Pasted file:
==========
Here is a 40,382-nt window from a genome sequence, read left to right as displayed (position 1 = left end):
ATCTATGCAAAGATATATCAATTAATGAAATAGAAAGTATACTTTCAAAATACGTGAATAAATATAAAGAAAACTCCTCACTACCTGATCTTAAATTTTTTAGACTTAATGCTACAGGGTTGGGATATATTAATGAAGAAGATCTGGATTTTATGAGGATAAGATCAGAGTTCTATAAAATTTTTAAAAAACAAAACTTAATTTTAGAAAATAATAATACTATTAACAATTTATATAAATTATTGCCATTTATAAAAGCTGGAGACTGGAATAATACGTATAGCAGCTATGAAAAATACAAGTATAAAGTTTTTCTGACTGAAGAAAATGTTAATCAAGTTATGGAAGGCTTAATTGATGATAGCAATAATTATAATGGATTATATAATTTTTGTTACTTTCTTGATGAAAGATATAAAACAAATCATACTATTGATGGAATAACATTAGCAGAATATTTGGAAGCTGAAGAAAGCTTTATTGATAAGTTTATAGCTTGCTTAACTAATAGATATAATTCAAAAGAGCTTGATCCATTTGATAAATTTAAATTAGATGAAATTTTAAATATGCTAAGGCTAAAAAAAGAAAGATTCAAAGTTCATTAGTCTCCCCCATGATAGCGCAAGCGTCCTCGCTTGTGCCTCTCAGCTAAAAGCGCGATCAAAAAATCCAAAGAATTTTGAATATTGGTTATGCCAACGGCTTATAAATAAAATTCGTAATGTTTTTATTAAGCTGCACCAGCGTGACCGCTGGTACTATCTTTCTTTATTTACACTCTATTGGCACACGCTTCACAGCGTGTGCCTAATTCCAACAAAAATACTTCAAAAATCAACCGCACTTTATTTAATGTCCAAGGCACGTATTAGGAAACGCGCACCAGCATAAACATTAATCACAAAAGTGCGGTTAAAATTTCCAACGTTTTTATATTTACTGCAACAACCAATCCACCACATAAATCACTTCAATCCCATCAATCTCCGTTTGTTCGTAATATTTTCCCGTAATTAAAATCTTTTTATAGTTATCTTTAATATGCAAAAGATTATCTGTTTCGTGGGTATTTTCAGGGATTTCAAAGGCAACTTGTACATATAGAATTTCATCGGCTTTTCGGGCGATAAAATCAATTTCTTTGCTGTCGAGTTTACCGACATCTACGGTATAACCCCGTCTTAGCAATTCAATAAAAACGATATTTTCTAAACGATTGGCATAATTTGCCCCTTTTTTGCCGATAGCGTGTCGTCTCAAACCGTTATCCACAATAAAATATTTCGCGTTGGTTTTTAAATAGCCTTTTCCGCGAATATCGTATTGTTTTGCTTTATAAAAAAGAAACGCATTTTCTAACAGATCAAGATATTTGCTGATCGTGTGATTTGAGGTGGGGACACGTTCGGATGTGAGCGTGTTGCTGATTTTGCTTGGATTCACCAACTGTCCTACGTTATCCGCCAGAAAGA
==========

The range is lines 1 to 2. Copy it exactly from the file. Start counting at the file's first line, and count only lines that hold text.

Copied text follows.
Here is a 40,382-nt window from a genome sequence, read left to right as displayed (position 1 = left end):
ATCTATGCAAAGATATATCAATTAATGAAATAGAAAGTATACTTTCAAAATACGTGAATAAATATAAAGAAAACTCCTCACTACCTGATCTTAAATTTTTTAGACTTAATGCTACAGGGTTGGGATATATTAATGAAGAAGATCTGGATTTTATGAGGATAAGATCAGAGTTCTATAAAATTTTTAAAAAACAAAACTTAATTTTAGAAAATAATAATACTATTAACAATTTATATAAATTATTGCCATTTATAAAAGCTGGAGACTGGAATAATACGTATAGCAGCTATGAAAAATACAAGTATAAAGTTTTTCTGACTGAAGAAAATGTTAATCAAGTTATGGAAGGCTTAATTGATGATAGCAATAATTATAATGGATTATATAATTTTTGTTACTTTCTTGATGAAAGATATAAAACAAATCATACTATTGATGGAATAACATTAGCAGAATATTTGGAAGCTGAAGAAAGCTTTATTGATAAGTTTATAGCTTGCTTAACTAATAGATATAATTCAAAAGAGCTTGATCCATTTGATAAATTTAAATTAGATGAAATTTTAAATATGCTAAGGCTAAAAAAAGAAAGATTCAAAGTTCATTAGTCTCCCCCATGATAGCGCAAGCGTCCTCGCTTGTGCCTCTCAGCTAAAAGCGCGATCAAAAAATCCAAAGAATTTTGAATATTGGTTATGCCAACGGCTTATAAATAAAATTCGTAATGTTTTTATTAAGCTGCACCAGCGTGACCGCTGGTACTATCTTTCTTTATTTACACTCTATTGGCACACGCTTCACAGCGTGTGCCTAATTCCAACAAAAATACTTCAAAAATCAACCGCACTTTATTTAATGTCCAAGGCACGTATTAGGAAACGCGCACCAGCATAAACATTAATCACAAAAGTGCGGTTAAAATTTCCAACGTTTTTATATTTACTGCAACAACCAATCCACCACATAAATCACTTCAATCCCATCAATCTCCGTTTGTTCGTAATATTTTCCCGTAATTAAAATCTTTTTATAGTTATCTTTAATATGCAAAAGATTATCTGTTTCGTGGGTATTTTCAGGGATTTCAAAGGCAACTTGTACATATAGAATTTCATCGGCTTTTCGGGCGATAAAATCAATTTCTTTGCTGTCGAGTTTACCGACATCTACGGTATAACCCCGTCTTAGCAATTCAATAAAAACGATATTTTCTAAACGATTGGCATAATTTGCCCCTTTTTTGCCGATAGCGTGTCGTCTCAAACCGTTATCCACAATAAAATATTTCGCGTTGGTTTTTAAATAGCCTTTTCCGCGAATATCGTATTGTTTTGCTTTATAAAAAAGAAACGCATTTTCTAACAGATCAAGATATTTGCTGATCGTGTGATTTGAGGTGGGGACACGTTCGGATGTGAGCGTGTTGCTGATTTTGCTTGGATTCACCAACTGTCCTACGTTATCCGCCAGAAAGA